A fore-edge painting decorates the outside edge of the pages of a book. There are two forms of fore-edge paintings: directly on the fore-edge, and hidden. The first fore-edge paintings, as early as the tenth century, were painted directly on the front edge of the book. At this time, books were displayed page-side out, with the spines facing into the shelf. Later fore-edge paintings (c. 1650s) were hidden, so that you can only see the image when the pages are fanned. By 1750, fore-edge paintings evolved from small decorative images to detailed scenes.
These are images of an unusual double fore-edge painting. Here, the artist has created an image that is visible on one side and a different image visible on the other side, with gilding visible when the book is closed.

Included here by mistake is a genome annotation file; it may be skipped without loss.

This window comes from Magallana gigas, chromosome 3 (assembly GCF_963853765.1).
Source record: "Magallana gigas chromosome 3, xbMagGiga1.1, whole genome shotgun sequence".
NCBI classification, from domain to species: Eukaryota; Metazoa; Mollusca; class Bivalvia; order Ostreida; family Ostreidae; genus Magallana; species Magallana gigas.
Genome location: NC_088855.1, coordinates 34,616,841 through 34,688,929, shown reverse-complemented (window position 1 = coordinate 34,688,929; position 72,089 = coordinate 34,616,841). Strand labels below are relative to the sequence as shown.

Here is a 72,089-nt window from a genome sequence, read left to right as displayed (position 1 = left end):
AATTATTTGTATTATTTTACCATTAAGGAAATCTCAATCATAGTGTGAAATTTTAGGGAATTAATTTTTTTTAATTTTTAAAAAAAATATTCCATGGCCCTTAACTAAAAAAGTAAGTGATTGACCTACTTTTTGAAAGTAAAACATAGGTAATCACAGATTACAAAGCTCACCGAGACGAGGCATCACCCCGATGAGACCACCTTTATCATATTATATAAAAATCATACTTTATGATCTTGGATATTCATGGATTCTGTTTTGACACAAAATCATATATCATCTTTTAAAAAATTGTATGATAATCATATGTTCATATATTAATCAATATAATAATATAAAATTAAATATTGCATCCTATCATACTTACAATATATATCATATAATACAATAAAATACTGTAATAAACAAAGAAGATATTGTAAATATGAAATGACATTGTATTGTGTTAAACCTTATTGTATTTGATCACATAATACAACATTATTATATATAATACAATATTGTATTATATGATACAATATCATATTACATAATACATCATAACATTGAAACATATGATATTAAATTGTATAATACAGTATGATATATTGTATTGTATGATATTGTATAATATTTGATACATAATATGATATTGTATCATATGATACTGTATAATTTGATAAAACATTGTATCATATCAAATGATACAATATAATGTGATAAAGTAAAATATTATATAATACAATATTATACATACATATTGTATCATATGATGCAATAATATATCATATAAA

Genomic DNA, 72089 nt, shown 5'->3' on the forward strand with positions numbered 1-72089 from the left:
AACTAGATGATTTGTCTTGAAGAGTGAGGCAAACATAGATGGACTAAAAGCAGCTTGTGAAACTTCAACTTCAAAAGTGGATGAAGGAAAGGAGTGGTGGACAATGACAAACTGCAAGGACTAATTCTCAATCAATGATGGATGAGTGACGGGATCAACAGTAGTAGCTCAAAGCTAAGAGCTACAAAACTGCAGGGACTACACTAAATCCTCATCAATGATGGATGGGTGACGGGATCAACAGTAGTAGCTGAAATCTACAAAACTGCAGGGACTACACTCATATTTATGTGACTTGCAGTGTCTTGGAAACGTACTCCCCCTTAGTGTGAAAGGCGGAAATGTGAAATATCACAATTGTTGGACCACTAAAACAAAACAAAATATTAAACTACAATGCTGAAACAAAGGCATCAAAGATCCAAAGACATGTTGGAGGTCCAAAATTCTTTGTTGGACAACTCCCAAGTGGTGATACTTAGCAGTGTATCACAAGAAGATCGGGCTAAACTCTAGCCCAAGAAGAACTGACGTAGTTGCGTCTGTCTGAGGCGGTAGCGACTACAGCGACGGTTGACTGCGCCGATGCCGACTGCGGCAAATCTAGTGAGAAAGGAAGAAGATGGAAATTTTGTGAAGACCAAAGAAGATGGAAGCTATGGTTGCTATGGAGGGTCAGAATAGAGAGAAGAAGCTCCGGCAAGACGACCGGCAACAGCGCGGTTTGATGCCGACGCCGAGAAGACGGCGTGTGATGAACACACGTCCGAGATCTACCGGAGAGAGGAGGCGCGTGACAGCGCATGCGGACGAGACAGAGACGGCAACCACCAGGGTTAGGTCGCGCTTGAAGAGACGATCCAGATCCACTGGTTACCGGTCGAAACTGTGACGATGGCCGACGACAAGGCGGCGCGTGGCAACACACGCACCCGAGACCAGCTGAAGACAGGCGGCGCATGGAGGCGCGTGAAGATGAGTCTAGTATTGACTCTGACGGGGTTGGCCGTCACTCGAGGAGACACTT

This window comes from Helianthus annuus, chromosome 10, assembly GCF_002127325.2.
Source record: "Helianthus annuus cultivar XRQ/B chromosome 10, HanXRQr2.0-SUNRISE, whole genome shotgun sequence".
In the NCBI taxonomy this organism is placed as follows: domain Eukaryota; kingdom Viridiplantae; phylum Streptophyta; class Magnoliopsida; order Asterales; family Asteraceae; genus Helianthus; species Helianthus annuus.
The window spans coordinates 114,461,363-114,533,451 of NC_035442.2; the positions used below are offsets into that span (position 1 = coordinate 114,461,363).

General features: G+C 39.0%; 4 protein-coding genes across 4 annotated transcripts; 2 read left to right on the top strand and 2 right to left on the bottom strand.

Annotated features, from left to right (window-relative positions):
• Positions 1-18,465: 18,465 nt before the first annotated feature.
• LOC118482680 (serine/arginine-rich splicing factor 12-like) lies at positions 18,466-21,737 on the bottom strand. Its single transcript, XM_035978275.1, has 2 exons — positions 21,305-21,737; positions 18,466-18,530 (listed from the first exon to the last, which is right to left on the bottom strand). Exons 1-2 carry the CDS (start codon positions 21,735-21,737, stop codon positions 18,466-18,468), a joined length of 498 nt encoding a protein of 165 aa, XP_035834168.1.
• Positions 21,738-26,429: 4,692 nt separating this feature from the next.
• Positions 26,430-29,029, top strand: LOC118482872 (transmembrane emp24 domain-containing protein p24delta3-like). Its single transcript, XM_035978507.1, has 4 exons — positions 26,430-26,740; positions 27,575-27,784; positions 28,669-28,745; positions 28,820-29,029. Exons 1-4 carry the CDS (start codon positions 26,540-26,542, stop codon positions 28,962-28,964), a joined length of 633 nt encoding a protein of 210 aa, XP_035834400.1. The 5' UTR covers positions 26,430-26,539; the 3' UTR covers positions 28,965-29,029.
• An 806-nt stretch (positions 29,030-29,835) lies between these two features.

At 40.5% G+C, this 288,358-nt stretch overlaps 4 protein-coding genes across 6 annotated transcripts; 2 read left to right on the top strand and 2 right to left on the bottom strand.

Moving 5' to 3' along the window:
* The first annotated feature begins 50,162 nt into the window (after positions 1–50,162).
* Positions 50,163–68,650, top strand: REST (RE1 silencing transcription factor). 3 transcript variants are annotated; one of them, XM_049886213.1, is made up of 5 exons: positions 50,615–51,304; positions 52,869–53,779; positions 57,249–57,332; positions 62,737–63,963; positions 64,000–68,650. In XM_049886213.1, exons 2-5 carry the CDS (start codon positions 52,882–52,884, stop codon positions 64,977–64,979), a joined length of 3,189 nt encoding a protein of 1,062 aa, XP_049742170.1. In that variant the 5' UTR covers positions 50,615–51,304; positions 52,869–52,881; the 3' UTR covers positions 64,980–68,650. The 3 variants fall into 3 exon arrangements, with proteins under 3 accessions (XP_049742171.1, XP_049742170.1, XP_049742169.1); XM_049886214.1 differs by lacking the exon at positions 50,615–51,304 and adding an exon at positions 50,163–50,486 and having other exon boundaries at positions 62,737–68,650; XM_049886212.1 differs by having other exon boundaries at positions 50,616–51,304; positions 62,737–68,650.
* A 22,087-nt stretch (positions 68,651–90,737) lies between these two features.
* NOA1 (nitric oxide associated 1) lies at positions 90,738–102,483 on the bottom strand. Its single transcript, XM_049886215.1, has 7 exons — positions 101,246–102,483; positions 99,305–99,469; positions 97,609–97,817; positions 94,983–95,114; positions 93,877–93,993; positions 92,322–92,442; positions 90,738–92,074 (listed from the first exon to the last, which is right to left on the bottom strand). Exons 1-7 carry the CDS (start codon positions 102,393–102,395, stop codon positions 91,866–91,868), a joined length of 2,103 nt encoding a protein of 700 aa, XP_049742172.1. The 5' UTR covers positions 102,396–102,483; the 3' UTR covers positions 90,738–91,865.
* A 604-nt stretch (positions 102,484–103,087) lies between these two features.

Closed book, displaying the gilded front:
The first fore-edge painting: A view of the Thames with St. Paul's Cathedral and the Tower of London in the distance.
The second fore-edge painting, with a closer view of St. Paul's Cathedral. Sir Christopher Wren was the architect of the Cathedral, so this illustration matches the subject matter of the book.
Clark has a collection of 14 books with fore-edge paintings, donated and collected to the library. The books range in date from 1748-1860, with paintings done at the time of publishing and as recently as 2010. We have three books with double fore-edge paintings, and one split book (where half the pages show one image and half show another when fanned in the opposite direction).
Books were stored spine-in, and were even chained to the shelf at times. Prior to the Printing Press, books were an extremely valuable luxury, so one could not risk the book being stolen. To identify the books, they were labelled or decorated on the fore-edge, as is this copy of Homiliae in Evangelia by Pope Gregory I.